It should be self evident to everyone that you cannot be a bully when you are standing up to protect a right you have been given. It is utter nonsense to even suggest that a patent owner seeking vindication from the trampling of rights could ever in any fair way be characterized as a bully.
Would you consider a business owner who prevented someone from breaking into their store and stealing a tangible product to be a bully? Of course not! They would be taking reasonable steps to protect themselves, and their property, from the thug who was stealing. But if that is the case, why then would you consider a patent owner who protects and defends their rights to be a bully? The truth is you could only consider a patent owner to be a bully if you do not believe patents are a property right. While everyone is entitled to hope and dream, we do have a definitively correct answer. The Patent Act unambiguously says: “patents shall have the attributes of personal property.” See 35 U.S.C. 261. Thus, if a shop owner defending a tangible item against a thief is not bullying then neither is a patent owner defending rights against an infringer. These examples are perfectly analogous from a legal standpoint.
Talking about a large entity enforcing a patent against a smaller entity also suggests, at least to me, that Chien believes that small companies should be allowed to infringe because they are small. There is no de minimis exception that allows infringement when a large company engages in infringing activity. Similarly, there is no exception that allows a small company to engage in infringement either. Patents are intentionally exclusionary. You cannot engage in activity that is infringing unless you obtain the rights from the patent owner. If you do not want to obtain the rights or you cannot obtain the rights because the owner is a competitor then you have to abstain. Of course, you can always engineer around and pursue an entirely new and innovative path yourself. That is the very purpose of the patent system and exactly how the patent system fosters continued innovation.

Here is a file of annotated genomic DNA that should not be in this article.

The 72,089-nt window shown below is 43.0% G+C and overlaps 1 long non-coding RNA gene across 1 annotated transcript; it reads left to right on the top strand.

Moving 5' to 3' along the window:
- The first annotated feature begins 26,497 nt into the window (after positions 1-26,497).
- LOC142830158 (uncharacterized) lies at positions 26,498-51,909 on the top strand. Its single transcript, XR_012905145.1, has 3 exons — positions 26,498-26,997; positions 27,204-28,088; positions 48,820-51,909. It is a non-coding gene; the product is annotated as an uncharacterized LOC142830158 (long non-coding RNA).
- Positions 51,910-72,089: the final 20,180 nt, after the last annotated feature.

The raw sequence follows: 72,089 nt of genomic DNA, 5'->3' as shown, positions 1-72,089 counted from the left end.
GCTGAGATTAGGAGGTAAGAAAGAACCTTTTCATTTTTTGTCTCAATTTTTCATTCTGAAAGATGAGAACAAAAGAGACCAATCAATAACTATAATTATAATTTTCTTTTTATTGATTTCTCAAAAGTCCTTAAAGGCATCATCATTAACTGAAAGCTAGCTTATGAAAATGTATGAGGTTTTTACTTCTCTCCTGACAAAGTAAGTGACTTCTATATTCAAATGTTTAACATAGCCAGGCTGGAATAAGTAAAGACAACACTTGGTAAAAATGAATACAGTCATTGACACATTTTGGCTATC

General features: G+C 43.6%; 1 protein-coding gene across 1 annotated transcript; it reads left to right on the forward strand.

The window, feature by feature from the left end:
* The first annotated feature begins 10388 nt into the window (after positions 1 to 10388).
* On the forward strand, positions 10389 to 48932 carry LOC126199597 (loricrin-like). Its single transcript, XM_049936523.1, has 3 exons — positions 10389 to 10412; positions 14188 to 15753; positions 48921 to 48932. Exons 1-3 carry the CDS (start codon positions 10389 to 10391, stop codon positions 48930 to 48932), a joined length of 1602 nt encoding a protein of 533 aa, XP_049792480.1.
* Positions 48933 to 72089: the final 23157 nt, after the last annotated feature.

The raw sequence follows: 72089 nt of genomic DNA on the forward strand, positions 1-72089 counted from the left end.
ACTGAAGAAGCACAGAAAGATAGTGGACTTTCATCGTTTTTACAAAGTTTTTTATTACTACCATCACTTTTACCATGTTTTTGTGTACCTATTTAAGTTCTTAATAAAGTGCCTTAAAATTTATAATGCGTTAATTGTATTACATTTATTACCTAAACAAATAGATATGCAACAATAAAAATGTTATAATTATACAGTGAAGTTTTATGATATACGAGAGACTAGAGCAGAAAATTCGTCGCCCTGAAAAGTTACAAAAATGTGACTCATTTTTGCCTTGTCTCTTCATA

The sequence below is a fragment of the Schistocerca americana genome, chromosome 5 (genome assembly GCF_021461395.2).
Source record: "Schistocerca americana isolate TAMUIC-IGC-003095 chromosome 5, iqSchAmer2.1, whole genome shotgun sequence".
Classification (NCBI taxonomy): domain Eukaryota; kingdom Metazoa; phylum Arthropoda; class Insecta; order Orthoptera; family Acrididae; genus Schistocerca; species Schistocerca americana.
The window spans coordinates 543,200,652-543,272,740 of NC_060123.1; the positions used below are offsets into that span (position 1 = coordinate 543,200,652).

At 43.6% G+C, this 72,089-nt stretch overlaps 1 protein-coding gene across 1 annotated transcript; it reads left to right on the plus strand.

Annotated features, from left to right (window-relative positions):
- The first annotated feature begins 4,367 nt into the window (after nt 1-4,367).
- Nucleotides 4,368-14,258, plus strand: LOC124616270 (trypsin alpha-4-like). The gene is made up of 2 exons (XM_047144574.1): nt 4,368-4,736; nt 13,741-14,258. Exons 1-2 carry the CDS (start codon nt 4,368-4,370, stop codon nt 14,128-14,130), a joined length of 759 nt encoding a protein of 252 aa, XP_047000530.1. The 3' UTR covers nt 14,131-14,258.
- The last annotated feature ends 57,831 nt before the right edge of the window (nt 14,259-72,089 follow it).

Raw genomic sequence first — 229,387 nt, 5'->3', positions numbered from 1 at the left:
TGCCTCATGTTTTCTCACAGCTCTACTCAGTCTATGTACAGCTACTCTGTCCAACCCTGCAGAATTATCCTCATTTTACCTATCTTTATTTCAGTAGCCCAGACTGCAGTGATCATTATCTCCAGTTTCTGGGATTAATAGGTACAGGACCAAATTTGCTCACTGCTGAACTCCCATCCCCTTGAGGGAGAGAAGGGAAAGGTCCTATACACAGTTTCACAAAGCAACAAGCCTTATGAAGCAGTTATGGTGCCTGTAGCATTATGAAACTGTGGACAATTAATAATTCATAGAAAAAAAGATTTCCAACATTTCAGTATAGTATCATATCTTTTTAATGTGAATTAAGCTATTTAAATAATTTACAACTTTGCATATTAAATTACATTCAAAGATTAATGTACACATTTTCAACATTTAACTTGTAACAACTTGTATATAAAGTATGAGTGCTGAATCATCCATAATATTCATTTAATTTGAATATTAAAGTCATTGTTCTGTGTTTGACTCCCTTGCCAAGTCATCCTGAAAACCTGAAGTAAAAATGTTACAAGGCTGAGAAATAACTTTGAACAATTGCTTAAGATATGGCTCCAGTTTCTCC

Is it possible that a litigant might engage in a way that would make it appropriate to label them a bully? Certainly, but that would be as the result of behavior, not as the result of ownership classification. Thus, it is entirely unhelpful to characterize patent owners as bullies. It perpetuates a false narrative that can only be intended to mislead.
Frankly, if we want to be perfectly honest about the state of the industry, we would be talking about those Patent using Entities that Refuse to Pay (PERPs). Thanks to the confluence of patent reform and Supreme Court precedent the people who are getting bullied the most are patent owners. These PERPs simply ignore all inquiries even from those with large portfolios and valid patents that are being infringed. They engage in a game of efficient infringement, or so it is called.
Efficient infringement is such a sanitary way to say – willfully stealing without paying.
Efficient infringement works because companies know immediately, as Professor Chien points out, that not all those who have patents that are infringed will sue. Of those that sue some will give up along the way because they can’t afford to fight. Of those that fight to the end at least some will lose. Of those that do win some will win very little. Of those that win anything, an even smaller subset will ever collect anything given how the Federal Circuit has so thoroughly changed the law of damages over the last decade. Given the climate and Supreme Court precedent and ever more ways to challenge a patent it is quite likely that many cases will never get past a motion to dismiss. The reality is the infringer has to win once; the patent owner has to win every legal battle.
With the deck so substantially stacked against the patent owner companies know that if they simply ignore all inquiries, both legitimate and those smaller number that are extortion, they can willfully infringe patented technology without having to pay anything. So why pay? That is efficient infringement; a cold business calculation that results in the patent owner being screwed.